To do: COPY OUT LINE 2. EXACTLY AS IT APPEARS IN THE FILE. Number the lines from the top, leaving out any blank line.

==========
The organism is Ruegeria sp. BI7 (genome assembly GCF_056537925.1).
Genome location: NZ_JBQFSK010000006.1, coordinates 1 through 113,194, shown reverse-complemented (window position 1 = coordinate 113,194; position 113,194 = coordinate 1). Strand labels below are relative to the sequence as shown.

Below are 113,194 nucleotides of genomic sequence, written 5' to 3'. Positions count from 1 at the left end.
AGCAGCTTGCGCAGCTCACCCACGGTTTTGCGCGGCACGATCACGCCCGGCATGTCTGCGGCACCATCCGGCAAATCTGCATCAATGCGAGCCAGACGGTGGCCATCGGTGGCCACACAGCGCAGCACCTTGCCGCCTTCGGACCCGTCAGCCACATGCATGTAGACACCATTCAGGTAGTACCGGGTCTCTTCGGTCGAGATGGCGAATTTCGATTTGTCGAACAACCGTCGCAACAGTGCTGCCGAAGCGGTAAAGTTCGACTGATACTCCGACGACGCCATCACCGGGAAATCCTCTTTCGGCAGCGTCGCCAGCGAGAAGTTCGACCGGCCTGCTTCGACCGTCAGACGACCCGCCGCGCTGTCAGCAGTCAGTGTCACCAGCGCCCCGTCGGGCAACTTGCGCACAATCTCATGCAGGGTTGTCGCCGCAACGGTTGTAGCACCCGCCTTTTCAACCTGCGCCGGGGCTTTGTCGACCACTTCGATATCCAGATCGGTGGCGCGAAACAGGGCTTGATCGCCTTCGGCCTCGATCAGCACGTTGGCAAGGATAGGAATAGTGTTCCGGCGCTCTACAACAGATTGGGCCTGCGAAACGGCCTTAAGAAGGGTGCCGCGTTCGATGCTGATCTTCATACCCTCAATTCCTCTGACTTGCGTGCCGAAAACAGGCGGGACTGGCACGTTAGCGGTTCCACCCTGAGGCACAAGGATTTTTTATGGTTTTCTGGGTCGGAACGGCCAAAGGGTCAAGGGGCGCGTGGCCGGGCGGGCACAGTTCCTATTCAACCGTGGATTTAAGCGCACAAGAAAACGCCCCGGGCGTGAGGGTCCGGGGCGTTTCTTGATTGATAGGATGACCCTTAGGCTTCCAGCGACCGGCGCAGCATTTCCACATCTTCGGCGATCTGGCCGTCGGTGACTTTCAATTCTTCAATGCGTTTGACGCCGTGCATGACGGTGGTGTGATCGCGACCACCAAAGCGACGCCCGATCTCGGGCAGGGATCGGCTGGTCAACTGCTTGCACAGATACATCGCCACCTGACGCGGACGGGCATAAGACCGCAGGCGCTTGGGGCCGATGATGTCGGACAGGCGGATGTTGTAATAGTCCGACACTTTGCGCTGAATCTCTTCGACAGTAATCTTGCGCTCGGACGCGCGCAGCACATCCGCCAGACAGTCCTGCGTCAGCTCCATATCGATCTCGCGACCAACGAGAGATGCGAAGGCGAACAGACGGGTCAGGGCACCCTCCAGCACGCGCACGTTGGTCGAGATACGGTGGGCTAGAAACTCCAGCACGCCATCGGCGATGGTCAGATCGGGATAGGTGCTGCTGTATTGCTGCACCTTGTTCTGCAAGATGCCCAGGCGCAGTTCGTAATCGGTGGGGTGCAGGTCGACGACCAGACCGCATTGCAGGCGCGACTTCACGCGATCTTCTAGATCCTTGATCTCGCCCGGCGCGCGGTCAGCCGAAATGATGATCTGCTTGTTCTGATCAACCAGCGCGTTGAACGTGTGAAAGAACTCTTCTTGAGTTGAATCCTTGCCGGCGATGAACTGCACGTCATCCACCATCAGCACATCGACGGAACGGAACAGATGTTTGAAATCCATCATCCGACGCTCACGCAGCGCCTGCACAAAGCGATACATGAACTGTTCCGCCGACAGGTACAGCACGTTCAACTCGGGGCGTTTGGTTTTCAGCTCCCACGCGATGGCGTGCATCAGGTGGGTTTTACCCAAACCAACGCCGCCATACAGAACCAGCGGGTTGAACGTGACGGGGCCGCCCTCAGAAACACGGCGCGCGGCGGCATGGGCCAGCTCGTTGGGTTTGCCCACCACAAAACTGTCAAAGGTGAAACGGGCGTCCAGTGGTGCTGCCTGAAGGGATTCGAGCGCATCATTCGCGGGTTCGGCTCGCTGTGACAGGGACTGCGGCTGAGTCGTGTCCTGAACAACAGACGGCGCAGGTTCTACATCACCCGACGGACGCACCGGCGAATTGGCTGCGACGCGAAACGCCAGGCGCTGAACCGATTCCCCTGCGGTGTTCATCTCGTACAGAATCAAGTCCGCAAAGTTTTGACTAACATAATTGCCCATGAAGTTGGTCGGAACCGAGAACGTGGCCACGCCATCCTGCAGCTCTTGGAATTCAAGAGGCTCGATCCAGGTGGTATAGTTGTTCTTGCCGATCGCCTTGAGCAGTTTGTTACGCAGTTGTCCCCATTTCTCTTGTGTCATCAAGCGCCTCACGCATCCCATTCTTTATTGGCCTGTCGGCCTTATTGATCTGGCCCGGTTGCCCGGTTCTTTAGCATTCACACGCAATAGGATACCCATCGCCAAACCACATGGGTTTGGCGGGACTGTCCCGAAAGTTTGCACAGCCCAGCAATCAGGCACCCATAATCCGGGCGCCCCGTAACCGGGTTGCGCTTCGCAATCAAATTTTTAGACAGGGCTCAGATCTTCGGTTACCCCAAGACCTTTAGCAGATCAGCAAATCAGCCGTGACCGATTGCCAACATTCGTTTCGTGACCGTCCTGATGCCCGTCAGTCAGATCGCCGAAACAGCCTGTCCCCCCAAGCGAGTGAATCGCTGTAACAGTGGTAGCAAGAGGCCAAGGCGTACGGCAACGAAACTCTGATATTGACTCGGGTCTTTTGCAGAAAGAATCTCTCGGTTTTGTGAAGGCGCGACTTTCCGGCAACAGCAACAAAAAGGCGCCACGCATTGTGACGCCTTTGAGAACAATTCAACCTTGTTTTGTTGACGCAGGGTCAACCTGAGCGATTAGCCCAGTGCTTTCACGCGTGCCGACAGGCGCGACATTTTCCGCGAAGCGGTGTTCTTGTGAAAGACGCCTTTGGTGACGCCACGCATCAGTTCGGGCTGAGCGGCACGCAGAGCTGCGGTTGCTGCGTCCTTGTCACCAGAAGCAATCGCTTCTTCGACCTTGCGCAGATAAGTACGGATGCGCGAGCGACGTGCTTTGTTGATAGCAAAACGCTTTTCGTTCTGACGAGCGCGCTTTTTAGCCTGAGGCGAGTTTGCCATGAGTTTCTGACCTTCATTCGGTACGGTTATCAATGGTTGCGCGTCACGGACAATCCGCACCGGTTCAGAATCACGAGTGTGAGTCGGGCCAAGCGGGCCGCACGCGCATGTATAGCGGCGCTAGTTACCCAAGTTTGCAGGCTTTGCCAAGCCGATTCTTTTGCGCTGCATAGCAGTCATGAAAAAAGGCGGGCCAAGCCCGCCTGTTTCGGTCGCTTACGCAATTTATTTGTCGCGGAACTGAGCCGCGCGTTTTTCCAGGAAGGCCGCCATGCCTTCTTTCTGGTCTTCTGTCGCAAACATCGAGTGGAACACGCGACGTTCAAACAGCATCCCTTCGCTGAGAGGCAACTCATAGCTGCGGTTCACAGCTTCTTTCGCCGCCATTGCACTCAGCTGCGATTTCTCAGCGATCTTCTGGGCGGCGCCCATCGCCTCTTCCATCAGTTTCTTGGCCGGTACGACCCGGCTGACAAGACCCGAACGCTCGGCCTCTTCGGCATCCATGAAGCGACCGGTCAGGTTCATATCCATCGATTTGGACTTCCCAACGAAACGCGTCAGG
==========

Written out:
Genome location: NZ_JBQFSK010000006.1, coordinates 1 through 113,194, shown reverse-complemented (window position 1 = coordinate 113,194; position 113,194 = coordinate 1). Strand labels below are relative to the sequence as shown.